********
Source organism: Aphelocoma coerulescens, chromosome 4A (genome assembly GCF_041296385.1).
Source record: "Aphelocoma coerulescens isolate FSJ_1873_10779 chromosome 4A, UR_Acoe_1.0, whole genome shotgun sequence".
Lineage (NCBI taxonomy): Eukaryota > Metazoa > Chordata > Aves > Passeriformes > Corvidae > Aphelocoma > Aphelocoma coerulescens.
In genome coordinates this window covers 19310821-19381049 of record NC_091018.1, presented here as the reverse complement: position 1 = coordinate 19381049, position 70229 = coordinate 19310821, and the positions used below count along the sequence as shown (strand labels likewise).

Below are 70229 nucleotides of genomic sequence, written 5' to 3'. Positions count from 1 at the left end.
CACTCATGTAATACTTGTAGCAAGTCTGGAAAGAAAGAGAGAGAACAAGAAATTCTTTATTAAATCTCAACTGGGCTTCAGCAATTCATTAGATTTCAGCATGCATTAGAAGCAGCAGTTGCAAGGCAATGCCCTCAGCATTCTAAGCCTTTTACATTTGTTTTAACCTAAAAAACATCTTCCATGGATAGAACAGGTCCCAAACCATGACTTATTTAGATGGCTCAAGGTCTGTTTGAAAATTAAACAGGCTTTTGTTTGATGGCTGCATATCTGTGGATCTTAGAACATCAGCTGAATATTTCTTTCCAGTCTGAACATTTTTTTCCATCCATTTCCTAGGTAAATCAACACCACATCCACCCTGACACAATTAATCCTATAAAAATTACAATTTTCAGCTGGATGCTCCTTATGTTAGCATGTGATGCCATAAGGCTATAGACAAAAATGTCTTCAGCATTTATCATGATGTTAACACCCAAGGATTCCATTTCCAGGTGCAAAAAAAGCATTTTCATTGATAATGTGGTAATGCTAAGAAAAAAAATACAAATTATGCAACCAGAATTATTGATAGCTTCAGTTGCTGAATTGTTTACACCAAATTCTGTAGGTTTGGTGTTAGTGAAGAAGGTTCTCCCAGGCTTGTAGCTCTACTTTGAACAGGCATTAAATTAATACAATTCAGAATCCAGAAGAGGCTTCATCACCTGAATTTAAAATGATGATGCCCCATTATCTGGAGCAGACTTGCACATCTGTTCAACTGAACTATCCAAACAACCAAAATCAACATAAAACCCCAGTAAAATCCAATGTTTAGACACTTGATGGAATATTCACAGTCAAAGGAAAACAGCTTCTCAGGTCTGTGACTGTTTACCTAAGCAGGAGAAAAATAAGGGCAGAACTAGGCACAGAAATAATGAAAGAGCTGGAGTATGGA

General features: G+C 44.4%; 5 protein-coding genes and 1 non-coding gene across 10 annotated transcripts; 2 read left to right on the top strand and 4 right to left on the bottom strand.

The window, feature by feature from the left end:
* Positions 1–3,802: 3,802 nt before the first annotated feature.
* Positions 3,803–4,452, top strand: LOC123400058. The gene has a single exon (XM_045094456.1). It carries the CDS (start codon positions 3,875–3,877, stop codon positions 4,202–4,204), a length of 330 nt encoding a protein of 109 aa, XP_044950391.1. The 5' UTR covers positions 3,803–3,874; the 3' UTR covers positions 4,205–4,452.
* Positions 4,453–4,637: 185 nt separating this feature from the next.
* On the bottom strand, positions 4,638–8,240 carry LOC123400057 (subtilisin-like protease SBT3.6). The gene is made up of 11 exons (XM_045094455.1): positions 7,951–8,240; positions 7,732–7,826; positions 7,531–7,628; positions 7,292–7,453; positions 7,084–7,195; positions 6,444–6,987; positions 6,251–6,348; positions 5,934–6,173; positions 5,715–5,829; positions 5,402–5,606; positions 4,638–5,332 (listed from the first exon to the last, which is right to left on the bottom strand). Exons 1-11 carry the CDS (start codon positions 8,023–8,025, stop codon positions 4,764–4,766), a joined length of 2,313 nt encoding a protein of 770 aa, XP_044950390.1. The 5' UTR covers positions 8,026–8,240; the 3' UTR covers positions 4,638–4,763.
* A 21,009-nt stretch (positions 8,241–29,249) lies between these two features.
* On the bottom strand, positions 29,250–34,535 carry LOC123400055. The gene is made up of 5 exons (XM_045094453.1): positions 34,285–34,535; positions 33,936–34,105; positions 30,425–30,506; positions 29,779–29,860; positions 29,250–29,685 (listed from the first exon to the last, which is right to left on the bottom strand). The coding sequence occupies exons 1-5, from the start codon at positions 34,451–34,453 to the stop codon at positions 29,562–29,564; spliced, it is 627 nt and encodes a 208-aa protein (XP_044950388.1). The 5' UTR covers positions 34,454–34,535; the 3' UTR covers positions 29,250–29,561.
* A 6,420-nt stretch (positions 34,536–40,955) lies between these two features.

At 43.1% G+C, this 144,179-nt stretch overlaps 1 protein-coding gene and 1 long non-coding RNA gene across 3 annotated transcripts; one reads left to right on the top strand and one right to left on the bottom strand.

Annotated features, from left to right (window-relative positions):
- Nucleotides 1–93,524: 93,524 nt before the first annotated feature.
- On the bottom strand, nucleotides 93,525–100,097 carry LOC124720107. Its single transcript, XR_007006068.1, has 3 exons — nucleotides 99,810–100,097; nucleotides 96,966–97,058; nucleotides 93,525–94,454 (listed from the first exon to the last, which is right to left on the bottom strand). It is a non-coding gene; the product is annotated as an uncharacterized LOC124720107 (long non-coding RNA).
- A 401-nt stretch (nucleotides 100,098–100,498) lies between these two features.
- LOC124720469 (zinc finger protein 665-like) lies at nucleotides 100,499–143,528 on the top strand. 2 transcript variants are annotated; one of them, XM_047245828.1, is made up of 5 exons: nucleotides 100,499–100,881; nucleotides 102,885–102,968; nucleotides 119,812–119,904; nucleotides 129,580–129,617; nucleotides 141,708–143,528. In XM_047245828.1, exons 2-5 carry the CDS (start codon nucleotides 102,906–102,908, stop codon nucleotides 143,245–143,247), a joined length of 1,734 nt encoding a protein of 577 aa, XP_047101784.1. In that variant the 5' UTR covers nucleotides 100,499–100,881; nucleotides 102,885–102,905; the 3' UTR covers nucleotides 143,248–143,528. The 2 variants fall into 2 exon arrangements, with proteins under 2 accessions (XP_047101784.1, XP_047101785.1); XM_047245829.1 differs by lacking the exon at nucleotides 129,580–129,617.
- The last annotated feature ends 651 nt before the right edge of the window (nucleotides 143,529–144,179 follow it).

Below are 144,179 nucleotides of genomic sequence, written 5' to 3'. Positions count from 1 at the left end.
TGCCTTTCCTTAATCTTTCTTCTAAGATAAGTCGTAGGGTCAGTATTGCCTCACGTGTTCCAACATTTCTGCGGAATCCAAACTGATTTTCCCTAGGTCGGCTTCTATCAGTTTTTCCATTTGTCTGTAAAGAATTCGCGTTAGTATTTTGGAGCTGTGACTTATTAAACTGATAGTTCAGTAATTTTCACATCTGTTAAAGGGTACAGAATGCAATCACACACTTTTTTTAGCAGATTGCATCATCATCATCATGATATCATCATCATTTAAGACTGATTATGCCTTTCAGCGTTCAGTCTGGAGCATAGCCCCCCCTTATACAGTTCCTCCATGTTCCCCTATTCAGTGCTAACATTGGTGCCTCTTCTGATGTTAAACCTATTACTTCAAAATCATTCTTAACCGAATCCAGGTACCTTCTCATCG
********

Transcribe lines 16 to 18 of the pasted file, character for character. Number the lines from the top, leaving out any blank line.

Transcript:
At 43.1% G+C, this 144,179-nt stretch overlaps 1 protein-coding gene and 1 long non-coding RNA gene across 3 annotated transcripts; one reads left to right on the top strand and one right to left on the bottom strand.

Annotated features, from left to right (window-relative positions):
- Nucleotides 1–93,524: 93,524 nt before the first annotated feature.